The editors seek original submissions in the following categories:
Poetry: Up to 7 poems, not to exceed 50 lines each
Fiction: Up to 2 short stories, not to exceed 1500 words each
Non-Fiction: Up to 2 essays, not to exceed 1500 words each
Plays: Up to 2 one-act plays, not to exceed 1500 words each
Artwork: Up to 4 works In the original medium, such as black ink or charcoal drawing, computer graphics, b/w photographs, even if printed from color film
Music: Up to 2 composition 16 or more measures in length

Only submissions from Jefferson Community College students (full or part time), faculty, staff, and alumni will be considered. Include name, address, and phone number on each submitted work, as well as a biographical note of 30 words or fewer. Cash awards for outstanding work  will be awarded. All submissions become the property of the Black River Review. Submitted works will not be returned.

Email submissions, contact information, and bio to
Or mail to
Jefferson Community College School of Arts & Humanities
1220 Coffeen Street | Watertown, NY 13601
Attn: Black River Review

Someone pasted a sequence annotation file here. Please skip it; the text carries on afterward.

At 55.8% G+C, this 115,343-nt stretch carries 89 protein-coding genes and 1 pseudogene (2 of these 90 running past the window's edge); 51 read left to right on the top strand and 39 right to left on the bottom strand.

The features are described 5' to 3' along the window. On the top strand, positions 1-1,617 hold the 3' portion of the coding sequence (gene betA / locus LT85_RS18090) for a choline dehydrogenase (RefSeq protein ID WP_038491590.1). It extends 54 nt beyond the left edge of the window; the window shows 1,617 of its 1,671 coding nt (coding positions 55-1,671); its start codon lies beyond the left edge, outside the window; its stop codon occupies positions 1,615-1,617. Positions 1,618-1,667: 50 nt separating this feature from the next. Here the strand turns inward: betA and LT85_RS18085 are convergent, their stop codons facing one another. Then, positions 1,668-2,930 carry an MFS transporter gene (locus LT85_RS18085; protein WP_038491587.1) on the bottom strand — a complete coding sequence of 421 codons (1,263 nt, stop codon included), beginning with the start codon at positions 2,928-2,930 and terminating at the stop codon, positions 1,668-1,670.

Deadline for Volume XXXII: February 25, 2022


Creation of the Black River Review is made possible by funding from the School of Arts & Humanities. Funds for student awards for outstanding artwork and writing are provided by the Jefferson Community College Faculty-Student Association.


Typing and layout for this volume of the Black River Review is done using Microsoft Word. Typing and prize notification by Jessica Jones. Typing and prize notification by Jessica Jones. Digital photography and logo design by David Bowhall. Website layout by Tyler Peterson. Support for online presentation by Gillian Maitland.

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Copyright © 2021 Black River Review
(After first publication, all rights revert to authors, artists, and composers.)